Plan to help Jersey's bees recover from American Foulbrood

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Bee on a cornflower
Image caption,
Islanders are being encouraged to plant wild flowers to help Jersey's struggling bee population

Renewed efforts to tackle Jersey's struggling bee population have begun after signs were found that a killer disease is still on the island.

Three years ago about a fifth of Jersey's bees were wiped out by American Foulbrood.

Entire colonies were destroyed before the disease was discovered.

Now the Channel Islands Cooperative Society is launching "Plan Bee" with the Jersey Bee Keepers Association to help expand the local population.

The society is sending 500 packets of seeds to Jersey primary schools as part of the initiative.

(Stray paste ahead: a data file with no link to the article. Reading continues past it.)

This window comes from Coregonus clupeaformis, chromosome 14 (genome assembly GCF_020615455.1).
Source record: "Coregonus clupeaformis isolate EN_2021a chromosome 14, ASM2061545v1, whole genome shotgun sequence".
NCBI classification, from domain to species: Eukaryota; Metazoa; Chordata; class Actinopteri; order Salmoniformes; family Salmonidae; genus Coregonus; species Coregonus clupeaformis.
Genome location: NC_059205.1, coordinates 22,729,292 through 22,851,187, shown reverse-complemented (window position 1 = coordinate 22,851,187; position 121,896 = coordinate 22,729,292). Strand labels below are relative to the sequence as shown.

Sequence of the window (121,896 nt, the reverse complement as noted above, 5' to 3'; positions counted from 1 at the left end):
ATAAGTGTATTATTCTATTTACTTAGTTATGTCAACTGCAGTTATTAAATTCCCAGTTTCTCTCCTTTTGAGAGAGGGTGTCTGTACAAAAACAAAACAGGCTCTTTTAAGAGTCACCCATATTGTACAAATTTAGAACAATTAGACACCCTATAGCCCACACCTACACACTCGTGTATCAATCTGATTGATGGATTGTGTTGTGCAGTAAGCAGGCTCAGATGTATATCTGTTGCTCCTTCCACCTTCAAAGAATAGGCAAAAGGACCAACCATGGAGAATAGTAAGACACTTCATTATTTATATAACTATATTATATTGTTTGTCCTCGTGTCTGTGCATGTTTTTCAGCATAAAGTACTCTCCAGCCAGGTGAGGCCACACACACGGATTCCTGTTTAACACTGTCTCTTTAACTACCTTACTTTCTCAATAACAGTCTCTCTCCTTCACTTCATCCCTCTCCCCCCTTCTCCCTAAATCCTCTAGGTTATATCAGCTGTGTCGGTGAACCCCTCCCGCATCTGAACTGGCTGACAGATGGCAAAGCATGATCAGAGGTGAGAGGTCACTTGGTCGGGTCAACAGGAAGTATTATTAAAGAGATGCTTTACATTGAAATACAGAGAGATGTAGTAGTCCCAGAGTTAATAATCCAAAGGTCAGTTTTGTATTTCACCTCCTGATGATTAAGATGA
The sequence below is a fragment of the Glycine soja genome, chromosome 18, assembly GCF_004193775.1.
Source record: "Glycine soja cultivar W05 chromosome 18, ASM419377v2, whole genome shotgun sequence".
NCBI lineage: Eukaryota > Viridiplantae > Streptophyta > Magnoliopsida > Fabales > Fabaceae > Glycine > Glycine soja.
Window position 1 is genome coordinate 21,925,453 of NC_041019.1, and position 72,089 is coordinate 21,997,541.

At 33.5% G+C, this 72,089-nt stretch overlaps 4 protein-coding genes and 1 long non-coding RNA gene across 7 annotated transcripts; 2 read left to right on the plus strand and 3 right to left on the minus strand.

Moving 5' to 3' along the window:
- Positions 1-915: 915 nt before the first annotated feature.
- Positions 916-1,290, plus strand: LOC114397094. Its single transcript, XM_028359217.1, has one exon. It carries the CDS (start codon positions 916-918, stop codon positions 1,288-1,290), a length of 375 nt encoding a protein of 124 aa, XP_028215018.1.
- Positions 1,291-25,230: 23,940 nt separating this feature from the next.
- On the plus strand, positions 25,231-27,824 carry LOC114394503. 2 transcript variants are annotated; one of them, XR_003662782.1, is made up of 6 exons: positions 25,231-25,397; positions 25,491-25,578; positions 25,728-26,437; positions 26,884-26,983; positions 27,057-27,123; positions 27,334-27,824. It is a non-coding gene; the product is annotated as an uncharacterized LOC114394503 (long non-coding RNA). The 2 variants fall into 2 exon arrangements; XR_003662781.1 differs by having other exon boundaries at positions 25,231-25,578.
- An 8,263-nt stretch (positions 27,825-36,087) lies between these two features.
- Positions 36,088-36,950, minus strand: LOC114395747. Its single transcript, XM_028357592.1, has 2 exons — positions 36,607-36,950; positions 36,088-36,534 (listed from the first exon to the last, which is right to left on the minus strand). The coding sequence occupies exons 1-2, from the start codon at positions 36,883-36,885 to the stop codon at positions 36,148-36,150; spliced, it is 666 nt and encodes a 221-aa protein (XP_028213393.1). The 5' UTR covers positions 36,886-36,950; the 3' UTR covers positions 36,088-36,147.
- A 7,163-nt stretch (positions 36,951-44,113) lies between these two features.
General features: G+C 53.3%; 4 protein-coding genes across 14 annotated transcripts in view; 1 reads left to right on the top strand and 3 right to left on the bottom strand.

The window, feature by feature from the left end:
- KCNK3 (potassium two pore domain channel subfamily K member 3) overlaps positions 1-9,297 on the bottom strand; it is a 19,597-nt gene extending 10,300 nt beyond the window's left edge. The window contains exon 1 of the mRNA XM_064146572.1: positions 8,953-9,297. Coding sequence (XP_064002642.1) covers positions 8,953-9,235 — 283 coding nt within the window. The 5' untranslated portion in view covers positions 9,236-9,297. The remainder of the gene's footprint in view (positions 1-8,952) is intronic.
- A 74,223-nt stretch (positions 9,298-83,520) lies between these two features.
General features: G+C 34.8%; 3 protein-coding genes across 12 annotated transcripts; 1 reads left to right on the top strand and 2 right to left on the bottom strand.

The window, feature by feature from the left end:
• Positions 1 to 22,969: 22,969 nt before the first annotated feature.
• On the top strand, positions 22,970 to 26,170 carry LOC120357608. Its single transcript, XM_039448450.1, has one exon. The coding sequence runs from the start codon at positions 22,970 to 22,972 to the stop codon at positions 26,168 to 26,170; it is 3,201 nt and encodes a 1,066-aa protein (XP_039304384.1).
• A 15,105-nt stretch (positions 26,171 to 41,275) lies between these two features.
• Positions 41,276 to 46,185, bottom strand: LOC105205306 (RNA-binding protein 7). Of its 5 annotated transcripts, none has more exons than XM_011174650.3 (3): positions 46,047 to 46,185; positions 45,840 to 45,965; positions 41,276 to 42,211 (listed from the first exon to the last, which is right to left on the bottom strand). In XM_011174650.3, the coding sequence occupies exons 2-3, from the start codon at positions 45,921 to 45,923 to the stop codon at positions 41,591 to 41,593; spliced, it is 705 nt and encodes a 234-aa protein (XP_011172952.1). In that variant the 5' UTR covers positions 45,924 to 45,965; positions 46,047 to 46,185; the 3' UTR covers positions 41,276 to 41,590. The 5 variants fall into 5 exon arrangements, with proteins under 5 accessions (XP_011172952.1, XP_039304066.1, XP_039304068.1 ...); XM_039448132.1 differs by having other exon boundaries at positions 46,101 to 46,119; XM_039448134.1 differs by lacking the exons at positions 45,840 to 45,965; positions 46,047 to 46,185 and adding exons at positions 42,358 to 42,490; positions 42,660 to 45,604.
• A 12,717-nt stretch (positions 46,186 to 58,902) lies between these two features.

Bob Tompkins, from the Jersey Bee Keepers Association, said: "We have been focusing on raising strong, healthy stock. This however takes time and training.

"If islanders can support us by following a few simple steps, such as planting wild flowers, this process can be greatly enhanced."

Jersey was declared an infected zone at the start of June 2010, with movement of hives and equipment banned after the bacteria was found in two hives.

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